The Woodwork Career Alliance’s skill standards offer a “common language” for training woodworking instructors to do their jobs better.
Gerry Quarton, the newest chief evaluator of the Woodwork Career Alliance of North America, is bringing the WCA’s skill standards and training to woodworking instructors serving some of the most remote populations of North America.
Quarton is a trades educational consultant contracted by Yukon Department of Education to update curriculums and improve safety at school woodshops throughout Yukon, a vast Canadian territory typified by rugged mountains and high plateaus. The Yukon covers more than 180,000 square miles and, according to Canada’s 2016 census, has a population of only 35,874, 25,085 of whom live in Whitehorse, the territory’s capital.
“The Yukon is still a bit of a frontier lifestyle to a large degree,” says Quarton, who was born in LLoydminster, AB, but has lived and taught woodworking in the territory on and off since the 1970s.
A Man on a Mission
in 2013, the Yukon Department of Education hired Quarton to spearhead projects to increase awareness of careers in the trades. In addition to lending his expertise to improve woodworking shops, Quarton has organized school welding and hair dressing programs. “In the case of woodworking, my first goal was to make sure the shops were safe. I found that many of the machines in the rural schools were 30 years or older. One of the first things we did was to replace table saws with SawStops.”
Quarton notes, “There are three levels of woodshops in the Yukon. There are the urban ones at bigger schools in Whitehorse that have regular shop teachers. Then there are other schools like in Dawson City and Watson Lake where you have a somewhat bigger population and a woodshop taught by a teacher who has some training. Then we have a bunch of rural schools where the total student population from K to 12 might be 20 or 30. It’s harder to fill those woodshop positions because the teachers also have to teach two or three academic subjects. I’m using the WCA standards to create a common language and standard operating procedures to benefit all of these programs.”
Before taking the consulting job, Quarton was the woodworking instructor at F.H. Collins High School in Whitehorse for 10 years. He has also been actively involved with Skills Canada, currently as president of Skills Canada Yukon, and for many years as a member of the national technical committee and judge of the annual Skills Canada cabinetmaking competition.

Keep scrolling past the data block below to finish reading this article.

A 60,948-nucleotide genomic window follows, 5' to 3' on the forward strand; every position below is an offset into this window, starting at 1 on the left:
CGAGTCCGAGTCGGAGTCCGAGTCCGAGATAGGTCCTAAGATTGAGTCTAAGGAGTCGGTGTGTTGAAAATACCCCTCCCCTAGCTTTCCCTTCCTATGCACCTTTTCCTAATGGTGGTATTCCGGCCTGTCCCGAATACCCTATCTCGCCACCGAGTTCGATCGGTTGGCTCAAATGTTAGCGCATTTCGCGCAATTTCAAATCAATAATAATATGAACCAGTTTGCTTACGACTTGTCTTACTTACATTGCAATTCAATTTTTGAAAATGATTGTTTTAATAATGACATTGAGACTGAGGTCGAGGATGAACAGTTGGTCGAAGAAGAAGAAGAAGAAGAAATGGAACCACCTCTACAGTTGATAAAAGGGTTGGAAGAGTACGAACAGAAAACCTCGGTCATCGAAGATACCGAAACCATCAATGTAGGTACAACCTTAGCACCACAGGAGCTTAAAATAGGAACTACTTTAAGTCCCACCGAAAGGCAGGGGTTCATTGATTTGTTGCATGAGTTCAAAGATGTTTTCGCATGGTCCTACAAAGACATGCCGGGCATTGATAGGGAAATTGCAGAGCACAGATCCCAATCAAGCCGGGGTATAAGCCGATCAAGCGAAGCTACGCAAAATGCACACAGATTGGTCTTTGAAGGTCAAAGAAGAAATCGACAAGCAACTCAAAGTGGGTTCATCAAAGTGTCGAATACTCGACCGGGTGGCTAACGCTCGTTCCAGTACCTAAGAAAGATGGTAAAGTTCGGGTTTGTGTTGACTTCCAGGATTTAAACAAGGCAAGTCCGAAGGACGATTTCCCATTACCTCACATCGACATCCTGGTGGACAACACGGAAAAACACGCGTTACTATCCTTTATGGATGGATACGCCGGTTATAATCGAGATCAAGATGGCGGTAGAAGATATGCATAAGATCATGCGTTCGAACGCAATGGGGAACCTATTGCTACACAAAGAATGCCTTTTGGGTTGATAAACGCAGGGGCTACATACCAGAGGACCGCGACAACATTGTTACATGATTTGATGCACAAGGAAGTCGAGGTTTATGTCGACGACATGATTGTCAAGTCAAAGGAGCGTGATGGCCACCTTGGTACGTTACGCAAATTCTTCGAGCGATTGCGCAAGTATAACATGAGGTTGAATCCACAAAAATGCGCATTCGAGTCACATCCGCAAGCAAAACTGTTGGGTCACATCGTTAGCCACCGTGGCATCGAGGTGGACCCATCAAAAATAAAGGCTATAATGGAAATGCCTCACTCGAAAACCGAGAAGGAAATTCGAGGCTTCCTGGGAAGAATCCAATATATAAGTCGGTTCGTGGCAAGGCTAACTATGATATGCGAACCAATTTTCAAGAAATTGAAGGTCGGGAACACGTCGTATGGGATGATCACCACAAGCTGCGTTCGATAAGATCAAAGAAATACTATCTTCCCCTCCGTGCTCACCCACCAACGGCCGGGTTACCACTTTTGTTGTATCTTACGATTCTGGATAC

Through his role with Skills Canada, Quarton got to know Mick McGowan, a woodworking instructor at SAIT Polytechnic in Calgary, AB, who is also on the Skills Canada technical committee and is a chief evaluator of the WCA. That connection led to conversations and meetings with Greg Heuer, secretary of the WCA.
“I was already familiar with the WCA because we’ve been using the Modern Cabinetmaking textbook for several years and the newest edition has the WCA logo on the cover.” Quarton says. “The whole tie-in with the text book is a real fit with using the WCA standards and credentialing program.”
Teaching the Teachers
Last October, Quarton conducted a two-day professional development workshop in Whitehorse attended by 15 woodworking teachers with a wide range of experience levels, including one from north of the Arctic Circle. The first day focused on measuring and layout. Day two was devoted to the safe operation of table saws and other standard machines based on the WCA Skill Standards.
Quarton followed that workshop with a second training session for eight of the rural school instructors in Dawson City. “It’s a repetitive activity,” Quarton says. “I like to talk about it, show them how to do it, ask them to show me how they do it and then show me again.”
Each of the 15 instructors who attended the fall 2018 workshop was awarded the WCA Sawblade Certificate. Quarton’s next goal is to train them so that they can earn their Green Credentials. For those who are successful, Quarton would like to help them achieve the Blue Credential. In addition, Quarton hopes to introduce the WCA credentialing program to high school students in the future.
“I’ve been shocked by how much the teachers keep asking for more. They are doing this voluntarily; it’s not a term of their employment.” Quarton says. “Some of these teachers are teaching science in the morning and instructing woodworking in the afternoon. They have a really wide range of interests and skill sets. I applaud them for their ability to do many things and do them as well as they can.”